Interlude 2: Interview and Panel Discussion on School Choice and Charter Schools We had the pleasure of interviewing several experts in the education space from around Chicago and the Urban Education Institute. Listen as they discuss issues surrounding School Choice and Charter Schools. They will have a variety of perspectives from that of a researcher to a practitioner. Which do you identify with? Did any of the participants resonate with you?
School Accountability: History, Theory of Action, Policy The idea of accountability, or holding students, teachers, schools and school districts responsible for school performance, has become a key focus for practitioners, policy makers, and citizens. Why did the concept of accountability emerge and why has it become so central, so controversial? This week, we will learn about the concept of accountability in schools, which emerged in the United States in the 1990s. We will examine the history of the accountability, and the many forms this idea has taken. In doing so, we will consider pressing questions about how we ensure high quality schooling while not making accountability an ends in itself.
Teacher Effectiveness and Evaluation This week, we will dig more deeply into the concept of accountability, by examining teacher effectiveness and evaluation. In the process, we will learn about efforts to define and measure teacher effectiveness, and the push nationally to integrate teacher evaluation into individual teacher, school, school system and state accountability systems.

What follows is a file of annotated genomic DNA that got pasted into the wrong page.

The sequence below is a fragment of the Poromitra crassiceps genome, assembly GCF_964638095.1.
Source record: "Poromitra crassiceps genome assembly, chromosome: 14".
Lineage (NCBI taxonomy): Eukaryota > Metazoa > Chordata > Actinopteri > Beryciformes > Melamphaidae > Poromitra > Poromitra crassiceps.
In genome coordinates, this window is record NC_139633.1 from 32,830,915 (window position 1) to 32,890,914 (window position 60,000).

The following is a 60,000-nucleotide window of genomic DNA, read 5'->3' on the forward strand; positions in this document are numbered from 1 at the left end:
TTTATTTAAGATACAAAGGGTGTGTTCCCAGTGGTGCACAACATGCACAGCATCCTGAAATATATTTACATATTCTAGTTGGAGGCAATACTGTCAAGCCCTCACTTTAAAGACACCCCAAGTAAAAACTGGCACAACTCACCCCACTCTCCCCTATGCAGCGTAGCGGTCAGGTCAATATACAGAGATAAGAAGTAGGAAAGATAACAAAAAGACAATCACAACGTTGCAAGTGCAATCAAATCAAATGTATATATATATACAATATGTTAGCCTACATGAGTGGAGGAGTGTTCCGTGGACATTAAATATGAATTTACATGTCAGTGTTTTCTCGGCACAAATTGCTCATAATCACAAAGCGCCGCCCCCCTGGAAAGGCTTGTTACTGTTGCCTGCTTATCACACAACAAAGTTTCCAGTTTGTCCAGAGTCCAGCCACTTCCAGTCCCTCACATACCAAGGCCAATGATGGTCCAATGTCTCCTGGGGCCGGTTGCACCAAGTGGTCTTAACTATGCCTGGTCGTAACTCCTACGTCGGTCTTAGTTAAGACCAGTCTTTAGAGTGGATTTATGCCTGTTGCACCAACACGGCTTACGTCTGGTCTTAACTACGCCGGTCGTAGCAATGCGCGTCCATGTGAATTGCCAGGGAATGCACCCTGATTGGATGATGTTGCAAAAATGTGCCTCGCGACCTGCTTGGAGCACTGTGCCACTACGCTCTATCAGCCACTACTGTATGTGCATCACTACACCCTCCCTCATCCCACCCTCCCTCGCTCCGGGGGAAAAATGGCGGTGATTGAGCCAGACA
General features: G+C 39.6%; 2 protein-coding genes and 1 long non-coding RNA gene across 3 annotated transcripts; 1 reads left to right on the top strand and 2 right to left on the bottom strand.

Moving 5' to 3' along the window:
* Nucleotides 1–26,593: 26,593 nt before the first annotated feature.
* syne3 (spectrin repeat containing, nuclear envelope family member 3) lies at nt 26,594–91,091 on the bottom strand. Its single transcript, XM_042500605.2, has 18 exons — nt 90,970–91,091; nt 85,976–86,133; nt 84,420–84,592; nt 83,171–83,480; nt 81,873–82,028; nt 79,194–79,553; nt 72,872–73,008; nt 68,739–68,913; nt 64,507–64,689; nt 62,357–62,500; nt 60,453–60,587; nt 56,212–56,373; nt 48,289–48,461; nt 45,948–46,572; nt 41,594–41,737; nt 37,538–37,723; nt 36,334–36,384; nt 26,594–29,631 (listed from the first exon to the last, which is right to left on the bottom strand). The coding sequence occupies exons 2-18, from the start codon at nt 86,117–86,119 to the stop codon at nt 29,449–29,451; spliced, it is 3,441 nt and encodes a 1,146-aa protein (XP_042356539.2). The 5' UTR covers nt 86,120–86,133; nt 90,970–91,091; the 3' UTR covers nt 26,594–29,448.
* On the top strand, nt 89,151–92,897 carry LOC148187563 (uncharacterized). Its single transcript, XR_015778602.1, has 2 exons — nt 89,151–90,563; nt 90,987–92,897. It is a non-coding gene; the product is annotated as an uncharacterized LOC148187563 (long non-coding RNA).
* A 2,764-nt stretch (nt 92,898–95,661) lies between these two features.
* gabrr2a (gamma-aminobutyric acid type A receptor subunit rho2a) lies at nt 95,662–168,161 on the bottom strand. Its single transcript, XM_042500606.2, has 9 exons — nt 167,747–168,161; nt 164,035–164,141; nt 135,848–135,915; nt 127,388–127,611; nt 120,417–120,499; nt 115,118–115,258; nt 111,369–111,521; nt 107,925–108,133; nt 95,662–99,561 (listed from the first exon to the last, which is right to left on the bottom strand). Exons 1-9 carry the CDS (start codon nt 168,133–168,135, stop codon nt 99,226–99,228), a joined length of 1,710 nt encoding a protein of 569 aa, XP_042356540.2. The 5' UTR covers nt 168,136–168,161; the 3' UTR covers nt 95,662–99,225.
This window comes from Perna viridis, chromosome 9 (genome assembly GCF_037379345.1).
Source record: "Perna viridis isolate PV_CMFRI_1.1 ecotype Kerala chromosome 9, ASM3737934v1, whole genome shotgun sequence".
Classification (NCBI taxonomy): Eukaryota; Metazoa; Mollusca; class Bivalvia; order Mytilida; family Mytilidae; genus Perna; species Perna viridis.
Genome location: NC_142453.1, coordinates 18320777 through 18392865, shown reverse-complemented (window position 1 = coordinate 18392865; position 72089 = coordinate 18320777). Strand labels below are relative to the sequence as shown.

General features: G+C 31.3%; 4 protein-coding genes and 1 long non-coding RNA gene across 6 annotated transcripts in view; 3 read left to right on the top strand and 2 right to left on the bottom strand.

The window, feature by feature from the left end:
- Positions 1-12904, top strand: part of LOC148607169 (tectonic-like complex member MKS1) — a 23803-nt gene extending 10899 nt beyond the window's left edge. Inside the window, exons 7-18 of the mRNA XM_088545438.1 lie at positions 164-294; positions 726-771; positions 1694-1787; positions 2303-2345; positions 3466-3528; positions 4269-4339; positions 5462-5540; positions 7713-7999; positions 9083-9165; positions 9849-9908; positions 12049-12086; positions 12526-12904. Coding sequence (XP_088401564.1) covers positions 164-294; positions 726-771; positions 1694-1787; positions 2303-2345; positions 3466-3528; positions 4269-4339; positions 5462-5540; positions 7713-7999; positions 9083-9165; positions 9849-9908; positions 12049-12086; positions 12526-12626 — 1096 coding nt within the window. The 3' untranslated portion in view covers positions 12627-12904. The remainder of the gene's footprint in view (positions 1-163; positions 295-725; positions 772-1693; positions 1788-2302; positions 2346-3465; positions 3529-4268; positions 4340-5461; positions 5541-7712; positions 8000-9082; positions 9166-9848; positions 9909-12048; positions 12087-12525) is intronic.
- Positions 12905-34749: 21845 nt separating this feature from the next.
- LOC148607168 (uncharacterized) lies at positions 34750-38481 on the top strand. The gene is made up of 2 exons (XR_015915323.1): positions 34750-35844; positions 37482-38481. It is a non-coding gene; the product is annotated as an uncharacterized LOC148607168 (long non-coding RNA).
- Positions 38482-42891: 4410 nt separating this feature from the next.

Conclusion and Final Assignment In the last week, we interviewed several experts in the education space from around Chicago and the Urban Education Institute on their view of accountability. As a summary of your learning in this class, we ask you to write a short response paper.
MOOCs stand for Massive Open Online Courses. These arefree online courses from universities around the world (eg. StanfordHarvardMIT) offered to anyone with an internet connection.
How do I register?
To register for a course, click on "Go to Class" button on the course page. This will take you to the providers website where you can register for the course.
How do these MOOCs or free online courses work?
MOOCs are designed for an online audience, teaching primarily through short (5-20 min.) pre recorded video lectures, that you watch on weekly schedule when convenient for you. They also have student discussion forums, homework/assignments, and online quizzes or exams.